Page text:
A very common question I get asked when talking to start up training providers is ‘What is an IQA’? The tutor and assessor roles are pretty easy to grasp… the IQA on the other hand is a bit of a more of a complex role.
So in this (what I hope to be) quick article I am going to try and work through some of the key roles that an IQA does within a centre.
So first off what does IQA stand for? Well it is Internal Quality Assurer, the new name for an IV or Internal Verifier. So the clue is in the name really as to what this role involves. The key focus is to ensure that levels of quality as set by external regulators are being met. For most fitness IQA’s these are mainly the awarding bodies, but also may include Ofsted and ultimately Ofqual.
As an Internal Quality Assurer (IQA) you tend to wear many hats. This depends on the needs of the organisation, in smaller training organisations this may be a part-time role or part of a larger role. Where as in larger organisations there is likely to be a larger quality team with the IQA being a part of this.
Here are some of the key roles that an IQA or internal quality assurer takes on:
Support – they should support the teams in terms of understanding criteria, marking correct assessment decisions and improving assessment practice. Thankfully this is now more widely accepted as part of the role and most IQA seek to support rather than judge. A simple way to look at this is the IQA is generally the voice of experience to guide others on their journey.
Maintain standards – the standards a training organisation works to are set by the awarding organisation, and it is the IQA’d role to check that these are being met. The IQA will have a plan in place that allows them to check the work of the assessors and produce reports that go to the assessor, centre and awarding body. This acts as feedback to aid consistent development. They actually have to sign off to agree a sample of decisions. This gives the awarding organisation a internal check of quality… hence the name of the role.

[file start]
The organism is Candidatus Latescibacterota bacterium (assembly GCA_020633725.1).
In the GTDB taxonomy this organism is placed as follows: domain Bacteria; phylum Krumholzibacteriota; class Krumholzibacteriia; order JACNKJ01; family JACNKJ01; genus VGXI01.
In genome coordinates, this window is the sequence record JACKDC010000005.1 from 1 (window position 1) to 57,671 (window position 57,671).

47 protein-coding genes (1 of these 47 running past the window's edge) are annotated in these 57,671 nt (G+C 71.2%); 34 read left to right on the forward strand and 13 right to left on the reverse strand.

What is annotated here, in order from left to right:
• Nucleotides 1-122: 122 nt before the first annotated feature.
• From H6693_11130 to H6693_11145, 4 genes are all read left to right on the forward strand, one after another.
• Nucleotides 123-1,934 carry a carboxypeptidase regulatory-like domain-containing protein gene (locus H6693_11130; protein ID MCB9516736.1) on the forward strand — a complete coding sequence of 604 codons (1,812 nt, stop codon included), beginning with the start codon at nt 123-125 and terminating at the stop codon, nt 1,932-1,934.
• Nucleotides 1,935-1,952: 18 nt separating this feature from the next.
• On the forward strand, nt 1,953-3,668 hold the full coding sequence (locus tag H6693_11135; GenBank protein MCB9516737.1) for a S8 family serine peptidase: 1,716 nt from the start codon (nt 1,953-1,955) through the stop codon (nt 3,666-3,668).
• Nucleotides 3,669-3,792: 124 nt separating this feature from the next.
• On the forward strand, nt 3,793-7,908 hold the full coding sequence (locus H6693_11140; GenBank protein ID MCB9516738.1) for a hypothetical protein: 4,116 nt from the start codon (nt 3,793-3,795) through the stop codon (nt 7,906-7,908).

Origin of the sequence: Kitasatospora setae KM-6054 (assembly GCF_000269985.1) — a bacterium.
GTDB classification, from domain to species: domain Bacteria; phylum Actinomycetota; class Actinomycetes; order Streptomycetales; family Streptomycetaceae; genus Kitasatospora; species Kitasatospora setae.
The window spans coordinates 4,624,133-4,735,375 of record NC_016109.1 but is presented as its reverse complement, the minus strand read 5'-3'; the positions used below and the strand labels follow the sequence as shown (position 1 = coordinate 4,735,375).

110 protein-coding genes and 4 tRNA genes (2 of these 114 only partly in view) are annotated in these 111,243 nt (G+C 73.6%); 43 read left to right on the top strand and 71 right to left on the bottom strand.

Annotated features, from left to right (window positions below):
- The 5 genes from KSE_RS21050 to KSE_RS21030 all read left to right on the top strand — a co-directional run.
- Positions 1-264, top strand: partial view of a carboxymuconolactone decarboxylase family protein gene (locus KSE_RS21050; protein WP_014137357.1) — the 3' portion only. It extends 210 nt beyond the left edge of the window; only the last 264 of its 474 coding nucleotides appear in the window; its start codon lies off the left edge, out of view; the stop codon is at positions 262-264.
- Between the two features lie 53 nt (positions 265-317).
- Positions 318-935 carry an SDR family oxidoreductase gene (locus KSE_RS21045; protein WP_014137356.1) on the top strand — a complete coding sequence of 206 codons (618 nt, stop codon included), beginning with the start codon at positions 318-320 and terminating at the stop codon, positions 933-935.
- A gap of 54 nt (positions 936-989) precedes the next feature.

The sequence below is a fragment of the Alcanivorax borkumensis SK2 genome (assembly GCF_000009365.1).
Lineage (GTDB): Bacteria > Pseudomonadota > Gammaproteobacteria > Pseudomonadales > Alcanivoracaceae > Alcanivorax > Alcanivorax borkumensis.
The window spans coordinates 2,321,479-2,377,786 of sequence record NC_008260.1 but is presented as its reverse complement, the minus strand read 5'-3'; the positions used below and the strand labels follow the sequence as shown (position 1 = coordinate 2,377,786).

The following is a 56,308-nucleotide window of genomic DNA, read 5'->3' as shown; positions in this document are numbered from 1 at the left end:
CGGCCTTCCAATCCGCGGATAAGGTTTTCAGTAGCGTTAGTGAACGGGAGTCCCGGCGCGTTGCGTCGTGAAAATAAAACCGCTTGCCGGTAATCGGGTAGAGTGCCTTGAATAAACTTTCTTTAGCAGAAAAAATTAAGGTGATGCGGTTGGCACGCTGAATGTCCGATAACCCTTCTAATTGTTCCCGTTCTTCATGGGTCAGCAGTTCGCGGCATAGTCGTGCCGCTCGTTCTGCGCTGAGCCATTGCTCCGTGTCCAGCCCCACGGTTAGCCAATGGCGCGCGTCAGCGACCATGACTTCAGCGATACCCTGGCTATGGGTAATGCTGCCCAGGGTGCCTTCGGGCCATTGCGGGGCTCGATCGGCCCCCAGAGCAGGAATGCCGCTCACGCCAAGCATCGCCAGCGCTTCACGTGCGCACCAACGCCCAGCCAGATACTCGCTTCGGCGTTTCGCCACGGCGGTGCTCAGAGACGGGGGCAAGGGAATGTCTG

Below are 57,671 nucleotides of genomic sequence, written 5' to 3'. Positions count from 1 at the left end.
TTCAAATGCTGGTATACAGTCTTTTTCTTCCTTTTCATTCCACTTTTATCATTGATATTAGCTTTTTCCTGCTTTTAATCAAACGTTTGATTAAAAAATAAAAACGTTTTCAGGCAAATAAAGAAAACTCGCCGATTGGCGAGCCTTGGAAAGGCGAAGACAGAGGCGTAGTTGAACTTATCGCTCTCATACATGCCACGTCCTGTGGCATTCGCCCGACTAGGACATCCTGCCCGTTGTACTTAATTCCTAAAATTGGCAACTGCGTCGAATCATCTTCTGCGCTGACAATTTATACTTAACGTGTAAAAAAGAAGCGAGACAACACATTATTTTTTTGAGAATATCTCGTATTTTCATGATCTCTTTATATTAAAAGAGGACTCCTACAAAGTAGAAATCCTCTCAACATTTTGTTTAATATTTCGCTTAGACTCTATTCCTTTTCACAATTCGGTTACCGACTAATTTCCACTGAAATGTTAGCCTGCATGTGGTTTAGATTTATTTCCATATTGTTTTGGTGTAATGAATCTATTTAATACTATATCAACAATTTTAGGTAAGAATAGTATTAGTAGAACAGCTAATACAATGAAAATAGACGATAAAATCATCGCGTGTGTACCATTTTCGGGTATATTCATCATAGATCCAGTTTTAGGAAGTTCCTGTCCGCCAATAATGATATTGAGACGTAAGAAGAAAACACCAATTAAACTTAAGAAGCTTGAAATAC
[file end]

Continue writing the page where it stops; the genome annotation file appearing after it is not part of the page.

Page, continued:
Liaising with awarding bodies – an IQA will generally liaise with the awarding bodies and make sure that the training centre is compliant. They will seek clarification where needed and provide the awarding organisation with the evidence they request. This is a vital part of the role as the relationship between training organisation and awarding organisation is business critical. Without it certificates can not be processed and therefore there is no training business.
Advising centre management – in many cases centre management are not technical specialists or even have a great deal of understanding of delivery and assessment. The IQA is there to support them in understanding these areas and making business decisions.
Deliver training and development (Standardisation) – within our centres we would like that whichever assessor a particular learners saw the assessment decision would be the same. This in turn would be the same across all assessors working with the same awarding organisation. In order to achieve this training is required that involves some form of bench marking or standardising assessment decisions. This training is driven and often delivered by the IQA, based on trends that they have spotted while sampling work.
Advising on and developing policy – policy in any organisation, from a technical point of view the IQA is placed well to advise management on creation of actionable policy.
All the boring (but very important) bits, the IQA plays a pivotal role in that without their checks, diligence and support centres can find themselves in a lot of bother with the awarding body. My advice to any centre is invest in your IQA as they are the ones who should be driving compliance and quality… keeping you in business!
If you need an IQA for your training centre or if you need help finding the right team for you, please comment below or reach out on social. Alternatively if you are not sure about what you need or need a consultant to help you establish quality processes please do reach out and I will be happy to point you in the right direction.